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Book Dissection: Of Human Bondage by W. Somerset Maugham

Of Human Bondage1

As promised, I will not only post a review of the book Of Human Bondage, but will also post as elaborate analyses as I could without risking spoiling the story. Below is the synopsis of the book, as written in the back cover of my copy, followed by the analysis of the first 50 pages.

Synopsis: One of the great novels of the twentieth century. Of Human Bondage tells a fascinating tale of sexual obsession. The story follows Phillip Carey in his search for freedom from the strict, oppressive Christian upbringing he suffered as an orphan in an English vicarage. Phillip sets out on a journey that leads him to Heidelberg and to Paris. But it is back in London that Phillip’s enthrallment with Mildred – the slatternly, pale waitress who makes him slave to her desire – awakens him to the world of obsessive love, deep passion, and true self-discovery. The unforgettable love story is as timeless as it is involving, an intimate tale of human relationships that Theodore Dreiser called “a work of genius.”

First 50 pages: From the first pages of the book, I feel that I have already formed a bond with Phillip, the protagonist. The boy of mere nine years loses his mother after having lost his father, and is taken under the custody of his uncle. The uncle is a Vicar; he and his wife lead a strict religious regiment in their household.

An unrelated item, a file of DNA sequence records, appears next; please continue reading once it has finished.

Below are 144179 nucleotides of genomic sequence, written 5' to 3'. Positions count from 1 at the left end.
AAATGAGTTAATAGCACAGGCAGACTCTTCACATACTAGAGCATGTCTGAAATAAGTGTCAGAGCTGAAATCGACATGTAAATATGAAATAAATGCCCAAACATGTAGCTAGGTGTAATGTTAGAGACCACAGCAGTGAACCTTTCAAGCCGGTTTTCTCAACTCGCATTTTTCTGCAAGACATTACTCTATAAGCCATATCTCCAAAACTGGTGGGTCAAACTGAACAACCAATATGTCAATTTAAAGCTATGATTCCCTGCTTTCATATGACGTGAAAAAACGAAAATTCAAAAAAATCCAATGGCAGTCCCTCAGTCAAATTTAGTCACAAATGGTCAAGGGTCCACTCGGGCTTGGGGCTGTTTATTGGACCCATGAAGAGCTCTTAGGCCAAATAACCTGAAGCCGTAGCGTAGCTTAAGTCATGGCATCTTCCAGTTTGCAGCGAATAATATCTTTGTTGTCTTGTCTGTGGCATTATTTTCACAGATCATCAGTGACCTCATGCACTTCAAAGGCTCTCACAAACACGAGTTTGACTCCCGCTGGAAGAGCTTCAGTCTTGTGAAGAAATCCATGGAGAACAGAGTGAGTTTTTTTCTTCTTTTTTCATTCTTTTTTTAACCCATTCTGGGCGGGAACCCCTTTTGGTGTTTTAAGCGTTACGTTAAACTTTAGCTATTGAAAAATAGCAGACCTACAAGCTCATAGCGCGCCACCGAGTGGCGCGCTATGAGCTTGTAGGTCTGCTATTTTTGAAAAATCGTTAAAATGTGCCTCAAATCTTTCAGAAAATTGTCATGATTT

It’s evident from the beginning that the barren woman has more sentiment for Phillip than the strict uncle. However, it’s also noticeable that the woman is strict with herself — she doesn’t allow herself to sit in the comfortable chair her husband sits in, fearing she would become too lazy to get back to work. The writer describes the gender roles in that family vividly, and allows the reader to sense the conformity the couple lives in.

When Philippe is sent to school, his troubles worsen. He is placed in the catholic school with mean older boy who make fun of his birth defect — a club foot. The description of the protagonist’s torment almost reduced me to tears. Anybody would relate to an innocent boy being bullied and tormented the way Philippe is.

As an introduction to the novel, the writer achieves two important things in his first fifty pages:

1) He introduced us to Phillip, and directly makes us sympathize with him, (Phillip is an orphan, who has a birth defect; he is living in a strict household and is sent away to a strict school where he is bullied).

2) He weaves the tangled web of events which would lead Phillip to eventually rebel against the religious and archaic regiment of his uncle’s upbringing and society’s traditions.

I can’t wait to share with you the layers I peeled of the characters’ personalities. This is a book I can’t seem to be able to put down.